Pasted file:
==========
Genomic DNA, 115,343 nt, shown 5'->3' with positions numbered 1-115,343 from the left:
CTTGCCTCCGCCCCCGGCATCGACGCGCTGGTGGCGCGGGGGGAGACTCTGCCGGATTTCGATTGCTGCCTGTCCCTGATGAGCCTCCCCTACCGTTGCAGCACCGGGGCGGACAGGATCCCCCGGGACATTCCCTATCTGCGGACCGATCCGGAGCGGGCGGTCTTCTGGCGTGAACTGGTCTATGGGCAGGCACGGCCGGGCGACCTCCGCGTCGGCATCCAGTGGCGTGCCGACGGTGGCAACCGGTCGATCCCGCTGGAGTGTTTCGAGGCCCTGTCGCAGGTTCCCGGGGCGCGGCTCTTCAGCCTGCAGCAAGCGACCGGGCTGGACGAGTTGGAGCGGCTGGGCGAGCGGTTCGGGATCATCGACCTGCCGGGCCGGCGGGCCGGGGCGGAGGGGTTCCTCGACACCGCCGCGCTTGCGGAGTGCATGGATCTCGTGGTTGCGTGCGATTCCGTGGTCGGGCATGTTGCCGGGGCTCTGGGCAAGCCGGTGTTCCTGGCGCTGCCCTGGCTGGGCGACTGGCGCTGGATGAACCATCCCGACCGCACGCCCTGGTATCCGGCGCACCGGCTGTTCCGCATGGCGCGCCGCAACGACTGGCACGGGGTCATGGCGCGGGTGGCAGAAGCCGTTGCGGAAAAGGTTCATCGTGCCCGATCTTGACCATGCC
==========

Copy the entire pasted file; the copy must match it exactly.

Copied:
Genomic DNA, 115,343 nt, shown 5'->3' with positions numbered 1-115,343 from the left:
CTTGCCTCCGCCCCCGGCATCGACGCGCTGGTGGCGCGGGGGGAGACTCTGCCGGATTTCGATTGCTGCCTGTCCCTGATGAGCCTCCCCTACCGTTGCAGCACCGGGGCGGACAGGATCCCCCGGGACATTCCCTATCTGCGGACCGATCCGGAGCGGGCGGTCTTCTGGCGTGAACTGGTCTATGGGCAGGCACGGCCGGGCGACCTCCGCGTCGGCATCCAGTGGCGTGCCGACGGTGGCAACCGGTCGATCCCGCTGGAGTGTTTCGAGGCCCTGTCGCAGGTTCCCGGGGCGCGGCTCTTCAGCCTGCAGCAAGCGACCGGGCTGGACGAGTTGGAGCGGCTGGGCGAGCGGTTCGGGATCATCGACCTGCCGGGCCGGCGGGCCGGGGCGGAGGGGTTCCTCGACACCGCCGCGCTTGCGGAGTGCATGGATCTCGTGGTTGCGTGCGATTCCGTGGTCGGGCATGTTGCCGGGGCTCTGGGCAAGCCGGTGTTCCTGGCGCTGCCCTGGCTGGGCGACTGGCGCTGGATGAACCATCCCGACCGCACGCCCTGGTATCCGGCGCACCGGCTGTTCCGCATGGCGCGCCGCAACGACTGGCACGGGGTCATGGCGCGGGTGGCAGAAGCCGTTGCGGAAAAGGTTCATCGTGCCCGATCTTGACCATGCC